The news brand is partnering with a coalition of organisations co-ordinated by The Food Foundation, calling on the Government to extend free school lunches to all children in poverty in England
As many as 800,000 children who are living in poverty do not qualify for free school meals, leaving them at risk of going hungry as their families battle the cost-of-living crisis. With households facing severe financial pressures this winter, The Independent and these organisations are stressing the need for urgent action.
The current policy restricts universal free school meals in England to pupils from Reception to Year 2. Above this group, households on universal credit who earn more than £7,400 a year, not including universal credit (just £617 a month after tax), are not eligible, irrespective of the number of children in the family.
The campaign, Feed the Future, will run in partnership with The Food Foundation and eight other organisations – School Food Matters, Chefs in Schools, Bite Back 2030, Sustain, Child Poverty Action Group, Impact on Urban Health, National Education Union and Jamie Oliver Ltd.
A report by Impact on Urban Health, released exclusively to The Independent and the Evening Standard, shows that the societal and economic benefits of removing this threshold and providing free school lunches for all children in poverty in England, would be £8.9 billion over a 20-year period. This would come at a cost of £6.44 billion, providing a net benefit to society of £2.45 billion.
England currently lags behind the rest of the United Kingdom in its free school meal provision. Wales and Scotland have announced plans to give universal free school lunches to all primary school children, while Northern Ireland has almost doubled its ineligibility income threshold to £14,000.
Support for expansion in the provision is widespread with a new survey by YouGov for the Food Foundation revealing that 72% of the public support the expansion of free school meals to all children in poverty.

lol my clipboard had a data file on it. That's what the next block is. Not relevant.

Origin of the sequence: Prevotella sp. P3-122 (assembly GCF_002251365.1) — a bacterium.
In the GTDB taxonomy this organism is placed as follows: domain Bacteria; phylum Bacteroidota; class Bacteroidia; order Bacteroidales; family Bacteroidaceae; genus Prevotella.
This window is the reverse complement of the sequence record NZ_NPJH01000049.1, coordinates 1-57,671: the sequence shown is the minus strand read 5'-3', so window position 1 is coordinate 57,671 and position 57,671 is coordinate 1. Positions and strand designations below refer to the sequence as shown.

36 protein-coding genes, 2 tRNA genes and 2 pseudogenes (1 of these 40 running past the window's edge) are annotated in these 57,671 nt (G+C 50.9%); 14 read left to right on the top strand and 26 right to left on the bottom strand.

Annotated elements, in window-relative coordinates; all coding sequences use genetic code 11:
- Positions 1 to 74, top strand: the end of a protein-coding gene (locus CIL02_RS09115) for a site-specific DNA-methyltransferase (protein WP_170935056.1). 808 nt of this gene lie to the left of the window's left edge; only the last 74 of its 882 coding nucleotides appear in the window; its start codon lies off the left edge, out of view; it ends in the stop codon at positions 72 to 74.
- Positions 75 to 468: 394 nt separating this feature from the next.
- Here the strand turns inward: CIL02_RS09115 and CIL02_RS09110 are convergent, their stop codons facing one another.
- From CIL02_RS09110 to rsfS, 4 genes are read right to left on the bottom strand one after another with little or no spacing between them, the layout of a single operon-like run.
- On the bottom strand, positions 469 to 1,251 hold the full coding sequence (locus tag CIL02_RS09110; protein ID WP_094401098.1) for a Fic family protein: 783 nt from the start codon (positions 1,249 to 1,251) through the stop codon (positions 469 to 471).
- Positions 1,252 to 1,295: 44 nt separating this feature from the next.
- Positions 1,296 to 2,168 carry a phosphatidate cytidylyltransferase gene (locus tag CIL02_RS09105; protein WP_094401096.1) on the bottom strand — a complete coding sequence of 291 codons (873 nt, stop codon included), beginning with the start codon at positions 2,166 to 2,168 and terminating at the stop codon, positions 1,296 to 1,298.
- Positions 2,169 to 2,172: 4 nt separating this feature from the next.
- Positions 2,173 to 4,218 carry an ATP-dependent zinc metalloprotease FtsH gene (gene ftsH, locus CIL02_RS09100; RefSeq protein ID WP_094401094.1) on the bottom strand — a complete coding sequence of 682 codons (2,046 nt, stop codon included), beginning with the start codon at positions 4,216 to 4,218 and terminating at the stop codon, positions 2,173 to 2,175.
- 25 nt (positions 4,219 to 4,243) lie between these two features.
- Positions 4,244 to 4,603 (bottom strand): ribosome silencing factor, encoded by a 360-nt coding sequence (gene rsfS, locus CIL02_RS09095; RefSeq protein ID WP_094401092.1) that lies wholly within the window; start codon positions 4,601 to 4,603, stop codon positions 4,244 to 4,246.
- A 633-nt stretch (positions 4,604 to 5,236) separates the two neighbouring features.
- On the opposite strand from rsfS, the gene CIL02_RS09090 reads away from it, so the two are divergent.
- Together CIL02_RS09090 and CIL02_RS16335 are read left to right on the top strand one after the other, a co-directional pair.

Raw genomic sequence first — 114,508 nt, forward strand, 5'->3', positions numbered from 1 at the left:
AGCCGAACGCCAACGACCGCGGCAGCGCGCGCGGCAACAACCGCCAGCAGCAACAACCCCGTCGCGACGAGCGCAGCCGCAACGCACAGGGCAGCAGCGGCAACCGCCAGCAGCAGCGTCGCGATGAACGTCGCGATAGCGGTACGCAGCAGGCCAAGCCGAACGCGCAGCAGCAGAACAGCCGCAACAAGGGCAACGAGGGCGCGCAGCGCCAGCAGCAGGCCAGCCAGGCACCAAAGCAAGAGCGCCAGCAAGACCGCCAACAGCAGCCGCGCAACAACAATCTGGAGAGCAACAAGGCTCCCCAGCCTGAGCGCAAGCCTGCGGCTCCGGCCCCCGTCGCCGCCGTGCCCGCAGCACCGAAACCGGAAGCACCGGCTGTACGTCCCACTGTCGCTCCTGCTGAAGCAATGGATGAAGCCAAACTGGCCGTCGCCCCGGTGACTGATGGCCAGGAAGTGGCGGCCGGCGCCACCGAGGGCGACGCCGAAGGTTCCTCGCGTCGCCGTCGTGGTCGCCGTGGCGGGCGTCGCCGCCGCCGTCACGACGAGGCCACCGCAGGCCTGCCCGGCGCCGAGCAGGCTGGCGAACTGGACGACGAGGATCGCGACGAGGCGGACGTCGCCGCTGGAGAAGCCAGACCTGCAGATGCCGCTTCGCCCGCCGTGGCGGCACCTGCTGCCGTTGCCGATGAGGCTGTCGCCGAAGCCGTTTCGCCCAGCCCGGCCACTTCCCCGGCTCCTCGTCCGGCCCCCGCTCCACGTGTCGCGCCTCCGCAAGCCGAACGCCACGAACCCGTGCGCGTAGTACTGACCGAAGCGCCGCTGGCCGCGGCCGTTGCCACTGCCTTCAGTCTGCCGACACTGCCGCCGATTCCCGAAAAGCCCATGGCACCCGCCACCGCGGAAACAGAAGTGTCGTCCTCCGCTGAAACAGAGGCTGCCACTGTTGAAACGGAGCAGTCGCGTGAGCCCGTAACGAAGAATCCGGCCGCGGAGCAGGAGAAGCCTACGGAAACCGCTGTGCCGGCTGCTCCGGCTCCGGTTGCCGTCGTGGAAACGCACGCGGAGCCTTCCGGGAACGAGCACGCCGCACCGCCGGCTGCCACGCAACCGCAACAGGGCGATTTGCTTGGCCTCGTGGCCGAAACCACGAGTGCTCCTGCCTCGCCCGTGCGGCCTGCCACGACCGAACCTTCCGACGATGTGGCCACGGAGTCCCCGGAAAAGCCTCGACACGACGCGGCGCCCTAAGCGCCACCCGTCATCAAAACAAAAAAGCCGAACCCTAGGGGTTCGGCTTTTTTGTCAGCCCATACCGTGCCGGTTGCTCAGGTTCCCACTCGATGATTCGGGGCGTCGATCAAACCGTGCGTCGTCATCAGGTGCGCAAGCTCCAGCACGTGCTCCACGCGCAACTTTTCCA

Independent readers can support the campaign by writing to their local MP or signing the campaign petition from Bite Back 2030. The initiative will be supported by an advertising campaign on The Independent.
Anna Taylor, executive director of The Food Foundation, said: “Government can deliver on its levelling up promise by committing long-term to free school meals for all schoolchildren, but for this winter, the focus should be on safeguarding low-income children facing extreme cost-of-living pressures by ensuring they receive a hot, nutritious meal at lunch.
“The Government should immediately prioritise the introduction of free school meals for the 800,000 children living in poverty who don’t currently qualify.”
David Cohen, campaigns editor at The Independent, commented: “As households face rising financial pressures, it is more important than ever that the Government acts, to ensure that hundreds and thousands of disadvantaged children across England avoid the blight of school hunger that is damaging their life chances.
“The Independent has a long history of challenging, debating and making change happen, and this campaign is very much in that vein.”